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How fit Chris is depends on what it going on in the company.

Making the Legends of Callasia

Christopher’s creative process is one of iteration, looking at different games, whether made by him or someone else, and trying to find something that he can improve. “Our strategy game Legends of Callasia actually started as a trading simulation game, but you couldn’t fight anyone,” noted Christopher. “We decided it was boring, so we redeveloped it into a fantasy-themed multiplayer world conquest game.”

Experience in making games for a long time is less relevant than time spent playing different games.

Along those same lines, playing old games is also a huge inspiration for Christopher. He claims that his experience in making games for a long time is less relevant than his time spent playing different games. “There’s value in the fact that I have played a metric ton of games such as Ultima Online, Wing Commander: Privateer, and Zork. I was into tabletop games such as Axis & Allies, D&D, and Diplomacy before I became a computer gamer,” said Christopher. “I get a lot of my inspiration from games I grew up playing with, and when we built Legends of Callasia, I wanted it to look like the traditional fantasy games.”

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Legends of Callasia is a game that is near and dear to Christopher’s heart, so it’s not surprising that he would love to expand on the idea if he had unlimited resources. “I have always loved playing strategy games like Crusader Kings, but I never have enough time play that anymore,” said Christopher. “Legends of Callasia is the answer to that. It has all the fun of grand strategy games condensed into one to two hours, and it’s the game I’ve always wanted to make. Maybe one day if I do have unlimited resources and time, we’ll make an MMO of it? That would be the ultimate project.”

Unfortunately, financing is the hardest part of making games, between getting a publisher and paying everyone. It’s very rewarding in the end, though, especially since there are always new ideas to explore in new games. “The time between having an idea and implementing that idea is too long,” Christopher says. “I have more game ideas in my head that I can ever make in my lifetime.”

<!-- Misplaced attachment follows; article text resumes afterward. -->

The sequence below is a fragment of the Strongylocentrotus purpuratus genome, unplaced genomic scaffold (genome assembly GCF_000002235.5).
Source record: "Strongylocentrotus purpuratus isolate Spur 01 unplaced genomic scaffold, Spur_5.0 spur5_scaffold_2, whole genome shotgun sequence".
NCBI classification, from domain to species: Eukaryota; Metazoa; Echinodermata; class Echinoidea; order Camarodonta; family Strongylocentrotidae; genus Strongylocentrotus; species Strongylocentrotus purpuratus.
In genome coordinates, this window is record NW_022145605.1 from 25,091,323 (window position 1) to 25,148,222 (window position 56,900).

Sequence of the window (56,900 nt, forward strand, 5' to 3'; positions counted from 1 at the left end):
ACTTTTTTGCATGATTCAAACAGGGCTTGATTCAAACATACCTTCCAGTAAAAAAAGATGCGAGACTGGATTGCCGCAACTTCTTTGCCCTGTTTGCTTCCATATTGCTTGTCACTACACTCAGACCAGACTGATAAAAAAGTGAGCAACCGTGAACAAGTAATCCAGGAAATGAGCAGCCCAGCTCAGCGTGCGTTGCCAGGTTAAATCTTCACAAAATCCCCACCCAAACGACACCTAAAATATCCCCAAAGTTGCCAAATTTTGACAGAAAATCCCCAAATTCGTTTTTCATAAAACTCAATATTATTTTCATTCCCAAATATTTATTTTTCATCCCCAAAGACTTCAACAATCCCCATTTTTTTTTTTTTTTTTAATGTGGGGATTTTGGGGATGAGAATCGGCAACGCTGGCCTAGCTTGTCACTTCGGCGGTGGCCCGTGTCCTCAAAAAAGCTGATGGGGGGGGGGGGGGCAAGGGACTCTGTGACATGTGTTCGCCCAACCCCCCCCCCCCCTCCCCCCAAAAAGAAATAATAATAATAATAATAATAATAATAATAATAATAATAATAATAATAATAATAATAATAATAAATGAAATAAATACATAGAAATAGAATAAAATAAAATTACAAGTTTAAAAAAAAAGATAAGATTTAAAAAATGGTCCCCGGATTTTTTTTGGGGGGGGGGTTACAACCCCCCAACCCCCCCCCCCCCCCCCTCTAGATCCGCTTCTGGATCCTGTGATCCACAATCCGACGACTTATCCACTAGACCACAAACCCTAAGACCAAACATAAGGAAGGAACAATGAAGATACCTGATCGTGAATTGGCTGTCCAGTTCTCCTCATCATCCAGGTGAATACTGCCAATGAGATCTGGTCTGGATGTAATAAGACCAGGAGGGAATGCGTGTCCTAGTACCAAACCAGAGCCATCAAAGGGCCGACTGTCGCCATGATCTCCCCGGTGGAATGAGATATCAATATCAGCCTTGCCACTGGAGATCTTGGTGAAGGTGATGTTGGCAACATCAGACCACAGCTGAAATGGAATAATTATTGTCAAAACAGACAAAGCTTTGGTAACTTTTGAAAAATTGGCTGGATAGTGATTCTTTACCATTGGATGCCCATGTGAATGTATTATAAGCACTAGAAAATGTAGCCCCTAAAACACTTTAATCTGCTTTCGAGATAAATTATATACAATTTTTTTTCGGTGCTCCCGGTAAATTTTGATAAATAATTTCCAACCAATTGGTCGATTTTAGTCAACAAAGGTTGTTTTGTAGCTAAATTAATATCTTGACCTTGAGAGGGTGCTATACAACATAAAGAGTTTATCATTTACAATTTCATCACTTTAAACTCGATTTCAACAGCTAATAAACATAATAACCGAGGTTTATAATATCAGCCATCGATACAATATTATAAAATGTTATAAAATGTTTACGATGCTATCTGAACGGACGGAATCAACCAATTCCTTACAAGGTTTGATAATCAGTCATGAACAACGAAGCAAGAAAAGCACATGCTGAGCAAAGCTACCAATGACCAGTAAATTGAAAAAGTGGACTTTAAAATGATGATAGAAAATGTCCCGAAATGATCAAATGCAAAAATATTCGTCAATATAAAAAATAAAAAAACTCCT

you have to leave the nest to grow

Christopher is very proud of what the company has built over at Boomzap. The studio being virtual is a huge convenience for him and other members.

“I get to see so much of my family, and be part of my family life so much more than other people I know, especially in the game industry,” said Christopher. “I work where I want to. I don’t waste time or money commuting. I don’t have to spend a fortune going out to eat. And in the winter I work every day in a very comfy pair of fleece pants and a Japanese hanten jacket… it’s like I never got out of bed.”

Managing a studio is always a challenge, and can often involve people leaving to pursue their own ambitions. When that happened at Boomzap it was hard for Christopher, but eventually that feeling was replaced with pride over what the former team members accomplished. “Two years ago, three of our senior staff left our studio. At the time, I was pissed off, but over time I realized that it was a dream they had and one they could never achieve while at my studio,” he said. “I’ve been watching them develop their games and some of the processes they use are from what we did together in Boomzap. It is fascinating to watch them build their company and go their own direction.”

 

Exclusive Interviews

Gary D. Nissenbaum: Ace Gaming Attorney

September 10, 2016 — by David Radd